Monday, October 15, 2012

Brief Encounter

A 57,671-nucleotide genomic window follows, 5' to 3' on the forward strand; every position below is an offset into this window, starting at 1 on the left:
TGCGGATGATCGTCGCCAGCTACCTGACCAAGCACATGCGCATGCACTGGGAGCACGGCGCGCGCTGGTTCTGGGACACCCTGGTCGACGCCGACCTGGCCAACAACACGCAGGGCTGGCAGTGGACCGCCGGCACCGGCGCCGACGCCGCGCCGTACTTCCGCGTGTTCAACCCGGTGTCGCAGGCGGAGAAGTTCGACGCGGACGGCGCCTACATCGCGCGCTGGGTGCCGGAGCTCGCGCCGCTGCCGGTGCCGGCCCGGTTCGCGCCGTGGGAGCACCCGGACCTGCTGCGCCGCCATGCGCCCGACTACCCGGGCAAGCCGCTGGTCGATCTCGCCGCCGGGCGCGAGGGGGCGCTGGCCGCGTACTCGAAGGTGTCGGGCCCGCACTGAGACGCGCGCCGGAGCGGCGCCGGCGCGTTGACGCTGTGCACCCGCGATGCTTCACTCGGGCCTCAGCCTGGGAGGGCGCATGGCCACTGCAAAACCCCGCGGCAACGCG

Joyce famously defined sentimentality as "unearned emotion." David Lean’s Brief Encounter (1945), the movie version of Noel Coward’s Still Life (1936), currently revived in all its black and white glory at Film Forum is an unearned emotion party. That which doesn’t exist is always a hands down favorite over the known and the predictable--in a sentence the theme of this grand old war horse. But from there on all bets are off. The story is told as an interior monologue, an imagined rendition to the one person in the world that our heroine could talk to, her stolid husband, Fred (Cyril Richmond), who does his Times crossword puzzle in his pinstripes and is looking for a seven letter word based on a line of Keats--which turns out to be “romance.” The movie begins where it ends as Laura (Celia Johnson) and Alec (Trevor Howard) are interrupted by reality in the form of a chatty acquaintance. In the throes of impossible love or passion ( the Liebestod, that Wagner’s Tristan and Isolde suffer from), the world seems to recede which turns out to be a perfect segue way to the comic romantic subplot in which Stanley Holloway plays the randy stationmaster. We see only the garish lips of the woman talking like Billie Whitelaw’s mouth in the film version of Beckett’s Not I and incidentally the interiority recalls O’Neill’s Strange Interlude, just as the final sequence in which Laura almost throws herself in front of a train, Anna Karenina. When Laura exclaims that she rather be dead, Alec says “If you die, you’d forget me and I want to be remembered.” What begins to be apparent is that Lean earns his unearned emotion in this masterpiece, which is to say that genre art can rise to brilliance. Love Story is not a good example of this, but Brief Encounter, Romeo and Juliet and the Ring cycle all are (indeed Laura and Alec walk out of a cheesy romance called Flames of Passion). Our two forlorn lovers meet when Laura gets something in her eye and the iconography of subjectivity starts with this brilliant device which involves the distortion of vision, all to the background of Rachmaninoff’s Piano Concerto Number 2. Laura’s husband refers to her as looking piqued and indeed she is suffering from an illness known as the romantic agony in which clocks appear everywhere, a train shooting through a station becomes a symbol for consummation that never occurs and a fedora lying on a foyer table connotes personhood.  But speaking of consummation, one wonders if there are any brief encounters left to be had in our disenchanted post-modernist universe. Today you hook up before there’s a chance to manufacture any of the feverish and resplendently unrealistic fantasies that characters like Laura and Alec suffer from and then you “sext." 

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